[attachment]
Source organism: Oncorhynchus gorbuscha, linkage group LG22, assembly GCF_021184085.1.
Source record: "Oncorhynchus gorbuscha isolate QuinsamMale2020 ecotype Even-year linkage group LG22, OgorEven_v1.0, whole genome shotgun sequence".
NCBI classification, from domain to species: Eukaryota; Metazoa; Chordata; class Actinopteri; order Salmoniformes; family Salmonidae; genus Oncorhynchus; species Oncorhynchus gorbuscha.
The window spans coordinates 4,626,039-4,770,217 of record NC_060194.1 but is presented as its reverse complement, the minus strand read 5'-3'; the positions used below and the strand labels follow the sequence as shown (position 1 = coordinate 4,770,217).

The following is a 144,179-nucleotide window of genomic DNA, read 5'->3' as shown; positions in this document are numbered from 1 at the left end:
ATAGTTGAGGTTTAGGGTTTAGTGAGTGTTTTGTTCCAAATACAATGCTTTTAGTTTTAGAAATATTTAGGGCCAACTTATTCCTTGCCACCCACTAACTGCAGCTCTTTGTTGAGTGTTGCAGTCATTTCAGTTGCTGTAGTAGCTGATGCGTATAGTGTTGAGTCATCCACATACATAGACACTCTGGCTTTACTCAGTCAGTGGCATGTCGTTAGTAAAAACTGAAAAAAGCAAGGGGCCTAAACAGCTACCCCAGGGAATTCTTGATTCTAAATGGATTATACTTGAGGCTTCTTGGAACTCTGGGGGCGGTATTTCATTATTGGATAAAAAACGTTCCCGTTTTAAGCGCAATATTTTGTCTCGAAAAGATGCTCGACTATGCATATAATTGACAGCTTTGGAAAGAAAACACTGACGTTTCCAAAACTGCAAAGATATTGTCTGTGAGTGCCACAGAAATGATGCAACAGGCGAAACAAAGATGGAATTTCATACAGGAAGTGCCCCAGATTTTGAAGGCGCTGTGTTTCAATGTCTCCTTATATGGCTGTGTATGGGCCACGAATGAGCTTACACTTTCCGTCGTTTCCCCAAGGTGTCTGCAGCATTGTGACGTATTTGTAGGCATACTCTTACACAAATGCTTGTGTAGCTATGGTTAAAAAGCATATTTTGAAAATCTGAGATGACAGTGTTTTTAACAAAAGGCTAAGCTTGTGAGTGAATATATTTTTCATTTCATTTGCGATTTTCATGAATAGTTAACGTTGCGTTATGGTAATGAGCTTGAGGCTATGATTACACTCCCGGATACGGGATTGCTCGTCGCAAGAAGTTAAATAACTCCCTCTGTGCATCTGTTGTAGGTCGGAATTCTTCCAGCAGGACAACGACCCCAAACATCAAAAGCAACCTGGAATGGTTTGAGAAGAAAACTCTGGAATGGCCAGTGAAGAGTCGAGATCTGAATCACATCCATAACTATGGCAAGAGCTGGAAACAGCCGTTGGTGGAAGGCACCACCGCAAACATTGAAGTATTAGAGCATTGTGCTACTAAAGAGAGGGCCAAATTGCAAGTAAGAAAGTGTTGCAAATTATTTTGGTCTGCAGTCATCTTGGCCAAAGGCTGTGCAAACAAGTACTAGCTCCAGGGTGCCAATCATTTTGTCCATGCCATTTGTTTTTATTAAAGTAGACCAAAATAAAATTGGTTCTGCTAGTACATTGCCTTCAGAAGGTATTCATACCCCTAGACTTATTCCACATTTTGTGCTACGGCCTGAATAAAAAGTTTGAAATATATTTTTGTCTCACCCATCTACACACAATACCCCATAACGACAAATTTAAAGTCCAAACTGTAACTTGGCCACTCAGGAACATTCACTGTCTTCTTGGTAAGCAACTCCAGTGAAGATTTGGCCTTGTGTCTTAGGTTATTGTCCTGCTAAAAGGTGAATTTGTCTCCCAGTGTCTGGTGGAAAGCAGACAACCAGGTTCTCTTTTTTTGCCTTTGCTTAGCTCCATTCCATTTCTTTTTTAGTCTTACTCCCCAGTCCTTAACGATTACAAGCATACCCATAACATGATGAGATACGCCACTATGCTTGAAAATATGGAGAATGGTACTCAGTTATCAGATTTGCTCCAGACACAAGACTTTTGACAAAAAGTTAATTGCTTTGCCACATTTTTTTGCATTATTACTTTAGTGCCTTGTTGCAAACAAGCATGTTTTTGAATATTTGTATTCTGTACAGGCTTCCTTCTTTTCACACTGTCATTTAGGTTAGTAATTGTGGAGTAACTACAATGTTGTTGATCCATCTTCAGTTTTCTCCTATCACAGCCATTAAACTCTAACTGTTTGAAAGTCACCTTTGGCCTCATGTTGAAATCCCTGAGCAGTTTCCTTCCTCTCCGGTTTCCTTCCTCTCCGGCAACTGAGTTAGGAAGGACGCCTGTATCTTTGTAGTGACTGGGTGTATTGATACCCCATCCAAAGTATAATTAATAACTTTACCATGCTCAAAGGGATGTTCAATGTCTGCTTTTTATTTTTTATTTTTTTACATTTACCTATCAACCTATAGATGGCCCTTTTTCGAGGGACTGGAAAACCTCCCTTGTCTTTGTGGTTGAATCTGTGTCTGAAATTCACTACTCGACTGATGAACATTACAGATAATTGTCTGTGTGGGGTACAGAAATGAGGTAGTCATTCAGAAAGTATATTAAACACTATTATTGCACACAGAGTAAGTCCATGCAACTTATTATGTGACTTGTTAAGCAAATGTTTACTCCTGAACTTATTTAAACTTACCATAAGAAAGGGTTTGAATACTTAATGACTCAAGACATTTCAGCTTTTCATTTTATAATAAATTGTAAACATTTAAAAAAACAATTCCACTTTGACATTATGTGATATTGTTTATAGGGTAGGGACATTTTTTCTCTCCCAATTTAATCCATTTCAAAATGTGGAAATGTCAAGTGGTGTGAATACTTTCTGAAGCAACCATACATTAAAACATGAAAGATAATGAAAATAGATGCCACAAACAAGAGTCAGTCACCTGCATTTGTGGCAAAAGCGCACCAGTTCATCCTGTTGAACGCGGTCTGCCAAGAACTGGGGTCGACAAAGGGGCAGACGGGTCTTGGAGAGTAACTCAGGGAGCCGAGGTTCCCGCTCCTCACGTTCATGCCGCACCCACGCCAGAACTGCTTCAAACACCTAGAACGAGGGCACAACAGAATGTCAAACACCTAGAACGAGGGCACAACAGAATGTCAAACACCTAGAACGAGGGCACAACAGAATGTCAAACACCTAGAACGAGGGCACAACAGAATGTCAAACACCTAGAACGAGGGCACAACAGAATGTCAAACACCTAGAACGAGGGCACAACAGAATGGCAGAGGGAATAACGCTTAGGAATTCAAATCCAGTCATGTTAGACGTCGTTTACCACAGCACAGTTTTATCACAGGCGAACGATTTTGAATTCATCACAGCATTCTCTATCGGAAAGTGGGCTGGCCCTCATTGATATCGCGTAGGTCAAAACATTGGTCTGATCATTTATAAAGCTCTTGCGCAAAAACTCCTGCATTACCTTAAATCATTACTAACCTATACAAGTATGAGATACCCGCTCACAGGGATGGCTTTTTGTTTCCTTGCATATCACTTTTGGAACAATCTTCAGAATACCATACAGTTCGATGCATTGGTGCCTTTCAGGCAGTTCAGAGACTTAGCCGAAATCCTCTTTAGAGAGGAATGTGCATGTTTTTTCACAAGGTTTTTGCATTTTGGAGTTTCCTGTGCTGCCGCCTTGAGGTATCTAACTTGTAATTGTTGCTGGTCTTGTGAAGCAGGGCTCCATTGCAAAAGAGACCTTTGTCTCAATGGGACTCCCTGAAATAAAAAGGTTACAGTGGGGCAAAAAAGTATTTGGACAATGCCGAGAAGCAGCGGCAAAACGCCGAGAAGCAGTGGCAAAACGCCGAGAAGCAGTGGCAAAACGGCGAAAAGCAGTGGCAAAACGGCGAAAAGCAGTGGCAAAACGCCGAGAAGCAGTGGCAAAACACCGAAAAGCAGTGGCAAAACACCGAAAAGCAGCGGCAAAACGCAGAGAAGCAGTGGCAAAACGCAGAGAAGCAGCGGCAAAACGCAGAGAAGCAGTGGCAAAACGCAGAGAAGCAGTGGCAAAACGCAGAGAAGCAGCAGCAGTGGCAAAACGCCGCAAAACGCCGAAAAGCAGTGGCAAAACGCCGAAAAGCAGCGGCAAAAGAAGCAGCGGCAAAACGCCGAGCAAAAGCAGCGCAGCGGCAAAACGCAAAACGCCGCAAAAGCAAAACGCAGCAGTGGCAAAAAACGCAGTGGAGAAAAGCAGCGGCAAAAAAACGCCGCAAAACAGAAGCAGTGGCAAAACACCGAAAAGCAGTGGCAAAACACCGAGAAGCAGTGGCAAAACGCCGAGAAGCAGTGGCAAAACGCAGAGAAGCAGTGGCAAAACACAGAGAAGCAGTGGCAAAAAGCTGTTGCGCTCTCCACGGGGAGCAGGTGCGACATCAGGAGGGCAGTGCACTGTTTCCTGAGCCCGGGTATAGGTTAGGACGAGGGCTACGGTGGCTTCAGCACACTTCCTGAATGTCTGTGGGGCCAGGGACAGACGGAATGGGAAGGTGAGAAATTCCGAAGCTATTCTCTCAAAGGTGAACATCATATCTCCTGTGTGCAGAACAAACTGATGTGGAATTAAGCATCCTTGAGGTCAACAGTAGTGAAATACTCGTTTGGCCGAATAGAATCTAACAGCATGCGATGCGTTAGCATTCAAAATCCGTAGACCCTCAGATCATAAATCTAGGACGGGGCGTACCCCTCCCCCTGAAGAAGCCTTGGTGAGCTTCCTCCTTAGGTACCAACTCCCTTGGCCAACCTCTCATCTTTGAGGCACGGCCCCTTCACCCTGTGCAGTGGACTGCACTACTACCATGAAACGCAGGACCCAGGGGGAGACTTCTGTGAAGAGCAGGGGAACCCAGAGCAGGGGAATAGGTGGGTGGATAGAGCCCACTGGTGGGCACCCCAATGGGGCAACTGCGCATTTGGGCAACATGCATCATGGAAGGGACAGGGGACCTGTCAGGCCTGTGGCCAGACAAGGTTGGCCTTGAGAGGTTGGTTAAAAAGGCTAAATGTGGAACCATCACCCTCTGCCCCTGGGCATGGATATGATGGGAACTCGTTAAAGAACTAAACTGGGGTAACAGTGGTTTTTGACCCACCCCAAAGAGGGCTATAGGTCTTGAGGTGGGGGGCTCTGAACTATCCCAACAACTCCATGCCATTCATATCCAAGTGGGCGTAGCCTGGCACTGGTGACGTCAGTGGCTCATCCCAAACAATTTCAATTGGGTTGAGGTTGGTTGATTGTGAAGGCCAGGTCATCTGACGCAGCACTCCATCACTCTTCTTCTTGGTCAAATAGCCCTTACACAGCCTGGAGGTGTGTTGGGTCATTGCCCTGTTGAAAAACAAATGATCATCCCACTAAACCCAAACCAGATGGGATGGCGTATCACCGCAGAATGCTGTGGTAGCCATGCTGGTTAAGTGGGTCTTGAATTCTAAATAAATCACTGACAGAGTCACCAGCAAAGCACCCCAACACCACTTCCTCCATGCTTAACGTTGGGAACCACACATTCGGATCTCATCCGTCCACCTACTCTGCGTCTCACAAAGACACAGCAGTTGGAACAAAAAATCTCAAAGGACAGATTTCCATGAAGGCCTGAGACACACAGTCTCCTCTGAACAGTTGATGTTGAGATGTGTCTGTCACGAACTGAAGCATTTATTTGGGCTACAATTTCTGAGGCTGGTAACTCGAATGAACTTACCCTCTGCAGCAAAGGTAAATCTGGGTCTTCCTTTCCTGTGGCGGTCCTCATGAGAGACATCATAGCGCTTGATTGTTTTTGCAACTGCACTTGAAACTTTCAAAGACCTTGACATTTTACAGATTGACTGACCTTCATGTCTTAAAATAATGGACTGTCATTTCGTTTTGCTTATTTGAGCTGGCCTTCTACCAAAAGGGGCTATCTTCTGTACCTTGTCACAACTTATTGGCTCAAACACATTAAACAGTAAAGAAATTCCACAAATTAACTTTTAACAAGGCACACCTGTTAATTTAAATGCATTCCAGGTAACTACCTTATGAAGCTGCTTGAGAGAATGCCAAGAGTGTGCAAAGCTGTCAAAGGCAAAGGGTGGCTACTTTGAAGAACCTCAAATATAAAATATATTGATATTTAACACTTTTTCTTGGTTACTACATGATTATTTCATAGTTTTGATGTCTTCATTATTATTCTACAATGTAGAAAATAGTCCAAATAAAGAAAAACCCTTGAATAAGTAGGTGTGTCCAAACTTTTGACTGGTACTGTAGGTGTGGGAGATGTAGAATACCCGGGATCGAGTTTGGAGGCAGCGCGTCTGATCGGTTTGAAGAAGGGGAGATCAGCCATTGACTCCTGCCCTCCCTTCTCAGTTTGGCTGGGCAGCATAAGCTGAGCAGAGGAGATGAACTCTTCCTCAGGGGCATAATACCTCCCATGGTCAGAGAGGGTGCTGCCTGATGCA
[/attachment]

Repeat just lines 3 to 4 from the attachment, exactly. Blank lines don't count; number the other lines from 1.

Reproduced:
NCBI classification, from domain to species: Eukaryota; Metazoa; Chordata; class Actinopteri; order Salmoniformes; family Salmonidae; genus Oncorhynchus; species Oncorhynchus gorbuscha.
The window spans coordinates 4,626,039-4,770,217 of record NC_060194.1 but is presented as its reverse complement, the minus strand read 5'-3'; the positions used below and the strand labels follow the sequence as shown (position 1 = coordinate 4,770,217).